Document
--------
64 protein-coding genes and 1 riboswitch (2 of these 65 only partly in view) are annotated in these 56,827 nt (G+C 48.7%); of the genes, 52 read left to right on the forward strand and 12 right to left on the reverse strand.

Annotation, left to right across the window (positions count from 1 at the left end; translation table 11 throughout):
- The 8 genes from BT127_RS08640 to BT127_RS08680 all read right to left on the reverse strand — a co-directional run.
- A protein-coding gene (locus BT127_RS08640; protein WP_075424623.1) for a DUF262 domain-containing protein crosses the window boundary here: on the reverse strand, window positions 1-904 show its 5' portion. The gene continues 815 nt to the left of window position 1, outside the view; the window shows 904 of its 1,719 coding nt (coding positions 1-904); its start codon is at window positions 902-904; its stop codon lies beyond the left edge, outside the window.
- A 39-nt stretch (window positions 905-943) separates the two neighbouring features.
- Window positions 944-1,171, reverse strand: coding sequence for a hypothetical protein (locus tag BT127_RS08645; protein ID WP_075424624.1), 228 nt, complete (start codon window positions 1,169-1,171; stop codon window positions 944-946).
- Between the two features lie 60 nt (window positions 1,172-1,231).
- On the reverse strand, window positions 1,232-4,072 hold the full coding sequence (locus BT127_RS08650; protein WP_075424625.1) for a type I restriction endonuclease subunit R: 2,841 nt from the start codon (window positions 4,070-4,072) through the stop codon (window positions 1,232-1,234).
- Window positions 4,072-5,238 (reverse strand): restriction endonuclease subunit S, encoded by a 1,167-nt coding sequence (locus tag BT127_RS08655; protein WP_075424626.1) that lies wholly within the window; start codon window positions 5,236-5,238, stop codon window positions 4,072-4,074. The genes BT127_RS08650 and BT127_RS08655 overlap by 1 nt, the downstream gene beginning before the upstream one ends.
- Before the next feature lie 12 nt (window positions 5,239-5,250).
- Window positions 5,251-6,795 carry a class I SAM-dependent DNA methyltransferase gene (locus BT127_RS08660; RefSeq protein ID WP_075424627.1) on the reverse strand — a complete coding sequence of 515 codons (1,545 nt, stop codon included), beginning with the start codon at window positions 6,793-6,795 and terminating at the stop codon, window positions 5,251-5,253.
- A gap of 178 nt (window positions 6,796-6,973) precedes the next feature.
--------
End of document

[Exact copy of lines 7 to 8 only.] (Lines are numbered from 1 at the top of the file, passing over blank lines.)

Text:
- Between the two features lie 60 nt (window positions 1,172-1,231).
- On the reverse strand, window positions 1,232-4,072 hold the full coding sequence (locus BT127_RS08650; protein WP_075424625.1) for a type I restriction endonuclease subunit R: 2,841 nt from the start codon (window positions 4,070-4,072) through the stop codon (window positions 1,232-1,234).